Harry Sloan and Kathy Parks give a tour of their small distillery assembled in a converted boathouse overlooking Cultus Bay. (Photo by Patricia Guthrie/Whidbey News Group)

Harry Sloan and Kathy Parks give a tour of their small distillery assembled in a converted boathouse overlooking Cultus Bay. (Photo by Patricia Guthrie/Whidbey News Group)

Ukulele unites ‘spirited’ couple

Cultus Bay Distillery owners dip into brandy and grappa

They met over a ukulele, bonded over single malt whiskey and took the plunge to start Cultus Bay Distillery together.

Two years after their hand-crafted spirits started showing up on supermarket and restaurant shelves around Whidbey Island, Kathy Parks and Harry Sloan have teamed up with local wineries to make brandy and grappa.

The other Cultus Bay spirits include a gin, vodka, Irish single malt whiskey and Poitin, a clear traditional Irish moonshine with a colorful reputation.

Parks and Sloan have also recently expanded their reach around Puget Sound into restaurants and stores.

The small-batch craft distillery is set-up in a cramped converted boathouse that looks over the homes, docks and tidelands on the southern most tip of Whidbey Island.

Dipping into brandy seemed an obvious venture to undertake, Parks said, considering the many wineries dotting South Whidbey. Brandy is produced by distilling wine. Grappa, a traditional Italian after-dinner digestif, is made from pomace, the skins, seeds and stems left over from wine making.

“We are working with Spoiled Dog Winery and Whidbey Winery as well as a vintner from the Lake Chelan area,” Parks said. “Our brandy has eight bottles of wine in every bottle.”

The new spirits are made in the same fashion as whiskey, using a method called pot still.

A pot still is a type of distillation apparatus to distill alcoholic spirits such as whisky or cognac. A pot still collects and condenses alcohol vapors that come off boiling mash, resulting in about 40-60 percent purity. The liquid can be run through the pot still again (and again), increasing purity with each pass.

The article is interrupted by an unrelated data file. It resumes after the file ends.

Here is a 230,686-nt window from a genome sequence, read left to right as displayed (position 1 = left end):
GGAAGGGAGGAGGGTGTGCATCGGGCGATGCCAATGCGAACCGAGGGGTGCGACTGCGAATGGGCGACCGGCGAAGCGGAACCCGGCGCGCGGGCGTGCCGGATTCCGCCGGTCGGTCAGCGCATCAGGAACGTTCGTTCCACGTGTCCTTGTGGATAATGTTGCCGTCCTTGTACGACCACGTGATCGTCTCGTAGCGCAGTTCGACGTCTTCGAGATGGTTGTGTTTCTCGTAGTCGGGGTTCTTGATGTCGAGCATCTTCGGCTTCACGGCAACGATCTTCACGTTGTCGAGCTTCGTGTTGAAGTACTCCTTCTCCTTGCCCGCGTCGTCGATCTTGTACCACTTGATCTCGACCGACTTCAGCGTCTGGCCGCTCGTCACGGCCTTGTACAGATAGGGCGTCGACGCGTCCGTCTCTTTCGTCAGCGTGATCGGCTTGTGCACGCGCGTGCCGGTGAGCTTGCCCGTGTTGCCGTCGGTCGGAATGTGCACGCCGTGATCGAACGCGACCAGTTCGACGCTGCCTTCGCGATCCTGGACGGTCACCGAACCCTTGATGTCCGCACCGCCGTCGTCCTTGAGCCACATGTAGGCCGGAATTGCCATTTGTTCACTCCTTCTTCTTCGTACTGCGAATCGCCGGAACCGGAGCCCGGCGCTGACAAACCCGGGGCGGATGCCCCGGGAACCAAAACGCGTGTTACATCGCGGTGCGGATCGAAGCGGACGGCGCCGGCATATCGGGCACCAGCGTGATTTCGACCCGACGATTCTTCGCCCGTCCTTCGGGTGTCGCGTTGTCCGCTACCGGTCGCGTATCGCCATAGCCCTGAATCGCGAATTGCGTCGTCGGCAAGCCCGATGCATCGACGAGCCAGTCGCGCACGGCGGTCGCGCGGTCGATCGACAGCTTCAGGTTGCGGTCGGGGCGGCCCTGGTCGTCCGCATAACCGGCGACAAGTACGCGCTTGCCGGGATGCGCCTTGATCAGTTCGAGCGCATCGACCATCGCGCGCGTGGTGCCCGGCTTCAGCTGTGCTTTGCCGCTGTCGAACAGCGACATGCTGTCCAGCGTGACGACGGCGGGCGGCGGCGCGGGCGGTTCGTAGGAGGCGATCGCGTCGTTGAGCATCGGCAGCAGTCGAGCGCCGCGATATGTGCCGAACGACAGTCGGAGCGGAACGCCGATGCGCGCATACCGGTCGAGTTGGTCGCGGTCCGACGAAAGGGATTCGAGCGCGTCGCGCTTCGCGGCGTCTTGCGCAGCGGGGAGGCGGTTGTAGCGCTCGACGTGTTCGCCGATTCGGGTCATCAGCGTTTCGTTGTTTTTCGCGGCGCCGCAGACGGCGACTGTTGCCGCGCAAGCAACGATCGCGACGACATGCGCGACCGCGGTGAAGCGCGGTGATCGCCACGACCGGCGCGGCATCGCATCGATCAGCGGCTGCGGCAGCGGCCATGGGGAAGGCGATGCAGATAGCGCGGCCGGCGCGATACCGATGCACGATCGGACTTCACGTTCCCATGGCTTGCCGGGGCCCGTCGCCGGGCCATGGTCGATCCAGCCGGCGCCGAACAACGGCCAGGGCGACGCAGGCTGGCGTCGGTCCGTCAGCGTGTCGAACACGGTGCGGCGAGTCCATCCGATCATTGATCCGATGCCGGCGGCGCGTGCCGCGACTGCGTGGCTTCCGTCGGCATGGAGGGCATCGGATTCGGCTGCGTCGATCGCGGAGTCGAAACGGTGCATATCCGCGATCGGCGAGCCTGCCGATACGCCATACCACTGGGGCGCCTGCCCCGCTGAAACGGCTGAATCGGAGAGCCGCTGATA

It differs from the reflux method, which does multiple distillations in one single pass.

“The brandy is quadrupled pot stilled to perfection,” Parks proudly proclaimed. “We are truly in the brandy region of Whidbey Island.”

Parks’ interest in distilling was sparked by a 1930s-era copper pot still that she found at a garage sale. She also owned the restaurant, “Up the Creek” in Lake Stevens, which had a rollicking Irish bar.

“We chose pot still distillation for the flavors it can produce,” Parks said. “A reflux sends the alcohol to the desired percent but strips the flavors, great for vodkas but not great for brandy and whiskey where we want flavor.”

Cultus Bay Distillery is one of three small-batch hand-crafted spirit wizards on Whidbey; others are Whidbey Island Distillery (Langley) and Mutiny Bay (Freeland.)

State regulations now allow distilleries to sell at farmers markets, although sample tastings still aren’t permitted.

Parks and Sloan spent every Saturday this summer at Bayview Farmers Market. They enjoyed meeting new potential customers, talking about their line-up of liquor and bitters, which they also make, and chatting about their dive into the distillery business.

“We’re not allowed to provide samples so we just talked a lot,” Sloan said. His many careers include being a professional talker as a sports broadcaster with KOMO radio and television in the 1980s.

A ukulele is responsible for bringing Parks and Sloan together.